Last of the Zetacene

Posted in Audio by - August 21, 2022
Last of the Zetacene

Released August 2022


The Doctor arrives on Stage Three spaceport where the rich and the criminal alike look to their expand their fortunes in James Kettle’s ‘Last of the Zetacene.’ In a world in which even the natural destruction of planets can be a speculatively profitable enterprise, the last of the Time Lords finds a noble cause in trying to save the last of another species.

‘Last of the Zetacene’ is nothing if not ambitious, and its alien setting and vast array of characters are quickly introduced to bring a tremendous sense of scope to this story. Unfortunately, it’s a matter of quantity over quality as the criminals in focus are more defined by a told characteristic rather than by any particular bit of characterization. These are individuals who are far too wealthy for their own good and have no qualms in doing anything to potentially acquire more wealth, but even as the Doctor and his new friend Nel entwine themselves in a card game with increasingly high stakes, there’s never any true sense of danger or consequences since the script does little to hide the expected outcome with any sort of tension during the game. Indeed, aside from a few bland jokes about the big game hunter Succeeding’s name, little is done to distinguish him from Rotter who has a heightened olfactory sense and Luton who has a vast collection, each of whom want the creature for his or her own purposes. The Rotter perhaps ends up with the most development because of his self-centred nature and spinelessness that come to light when the Zetacene escapes its confines, and Martyn Ellis does quite well with the material provided here, but this is hardly the most convincing or engaging group of antagonists the Doctor has come across in his many journeys. At the very least, even with Selo a fairly one-dimensional character that the plot so obviously centres around despite some flat attempts to add some mystery to the affair, Maureen O’Brien is wonderful in this villainous role that is so wholly distinct from her famed role as First Doctor companion Vicki, and the lack of any sort of redemption is fitting for a character whose fortunes were built upon luck rather than any sort of ethic or scruples.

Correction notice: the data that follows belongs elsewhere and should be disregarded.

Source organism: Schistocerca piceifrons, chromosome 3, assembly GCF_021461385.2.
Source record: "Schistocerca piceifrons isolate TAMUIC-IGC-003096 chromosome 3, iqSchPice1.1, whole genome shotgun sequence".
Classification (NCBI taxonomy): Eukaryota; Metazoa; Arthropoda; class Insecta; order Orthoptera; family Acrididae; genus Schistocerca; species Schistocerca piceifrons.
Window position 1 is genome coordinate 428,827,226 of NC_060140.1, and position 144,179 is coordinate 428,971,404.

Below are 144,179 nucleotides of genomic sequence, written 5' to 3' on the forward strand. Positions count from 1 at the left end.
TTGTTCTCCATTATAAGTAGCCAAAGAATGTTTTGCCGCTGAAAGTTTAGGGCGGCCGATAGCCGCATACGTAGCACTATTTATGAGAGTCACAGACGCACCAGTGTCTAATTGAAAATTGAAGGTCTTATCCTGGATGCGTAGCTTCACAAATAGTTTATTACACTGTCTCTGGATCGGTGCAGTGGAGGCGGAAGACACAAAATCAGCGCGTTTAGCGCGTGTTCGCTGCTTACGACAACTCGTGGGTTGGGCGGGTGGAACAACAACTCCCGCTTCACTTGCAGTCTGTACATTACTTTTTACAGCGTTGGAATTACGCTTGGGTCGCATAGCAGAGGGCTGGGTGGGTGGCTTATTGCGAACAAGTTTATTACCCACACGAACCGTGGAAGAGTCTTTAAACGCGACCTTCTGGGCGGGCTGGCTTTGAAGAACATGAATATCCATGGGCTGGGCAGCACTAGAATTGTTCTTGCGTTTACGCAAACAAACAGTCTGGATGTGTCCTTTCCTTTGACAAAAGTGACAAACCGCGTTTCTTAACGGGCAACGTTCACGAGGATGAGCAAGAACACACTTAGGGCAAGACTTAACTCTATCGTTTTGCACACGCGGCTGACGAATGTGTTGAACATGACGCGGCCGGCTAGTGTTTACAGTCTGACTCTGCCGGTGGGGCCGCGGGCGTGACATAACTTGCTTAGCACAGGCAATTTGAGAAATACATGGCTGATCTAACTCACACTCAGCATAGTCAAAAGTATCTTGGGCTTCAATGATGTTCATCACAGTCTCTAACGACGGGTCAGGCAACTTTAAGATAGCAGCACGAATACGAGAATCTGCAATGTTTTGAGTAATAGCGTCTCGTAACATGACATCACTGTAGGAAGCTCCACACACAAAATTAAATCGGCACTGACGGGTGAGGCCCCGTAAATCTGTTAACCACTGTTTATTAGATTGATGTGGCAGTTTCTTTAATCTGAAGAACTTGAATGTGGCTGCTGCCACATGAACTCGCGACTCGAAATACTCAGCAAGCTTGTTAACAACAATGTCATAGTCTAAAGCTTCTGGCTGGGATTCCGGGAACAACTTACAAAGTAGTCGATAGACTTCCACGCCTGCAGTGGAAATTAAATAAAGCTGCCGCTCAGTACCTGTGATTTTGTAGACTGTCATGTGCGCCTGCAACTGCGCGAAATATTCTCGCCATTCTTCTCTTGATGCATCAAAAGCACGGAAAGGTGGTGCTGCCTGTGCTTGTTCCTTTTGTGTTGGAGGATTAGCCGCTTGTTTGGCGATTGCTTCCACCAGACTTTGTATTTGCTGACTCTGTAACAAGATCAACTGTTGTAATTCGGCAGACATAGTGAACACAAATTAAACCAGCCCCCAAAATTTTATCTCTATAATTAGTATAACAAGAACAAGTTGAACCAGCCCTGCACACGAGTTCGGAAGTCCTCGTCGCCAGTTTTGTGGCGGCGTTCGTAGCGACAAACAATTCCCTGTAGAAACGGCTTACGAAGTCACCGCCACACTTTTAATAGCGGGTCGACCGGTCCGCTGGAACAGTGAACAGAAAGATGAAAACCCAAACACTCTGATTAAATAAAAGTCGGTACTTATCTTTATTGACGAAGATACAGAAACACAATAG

This is an incredibly straightforward and traditional story that never truly tries to inject any sort of depth or emotional resonance, and while there are expected references to animal cruelty and an emotional quasi-bond as the Doctor likewise believes himself to be the last of his own species just like the carnal creature before him, little is done with either beyond brief mentions. This means that Christopher Eccleston isn’t given much weighty material to explore or with which to develop his character despite an opportunity to dip into an angrier element at times here , but his natural energy, determination, and charisma easily carry the story through to its completion alongside Alice Feetham as the wide-eyed but optimistic Nel. The two share an innate chemistry that certainly creates the feeling of a traditional duo as the Ninth Doctor continues to travel alone, and the two characters complement each other nicely as the danger continues to escalate and even as Nel proves more than willing to go against the Doctor’s recommendations at times. Comedy is subjective and this may appeal to some more than others as a result; however, despite an intriguing setting that is brought to life quite well, ‘Last of the Zetacene’ as a whole is one of the weaker offerings of The Ninth Doctor Adventures, relying on its performances to elevate fairly generic characterizations and plot beats in an altogether more superficial and less nuanced affair than what this range typically offers.

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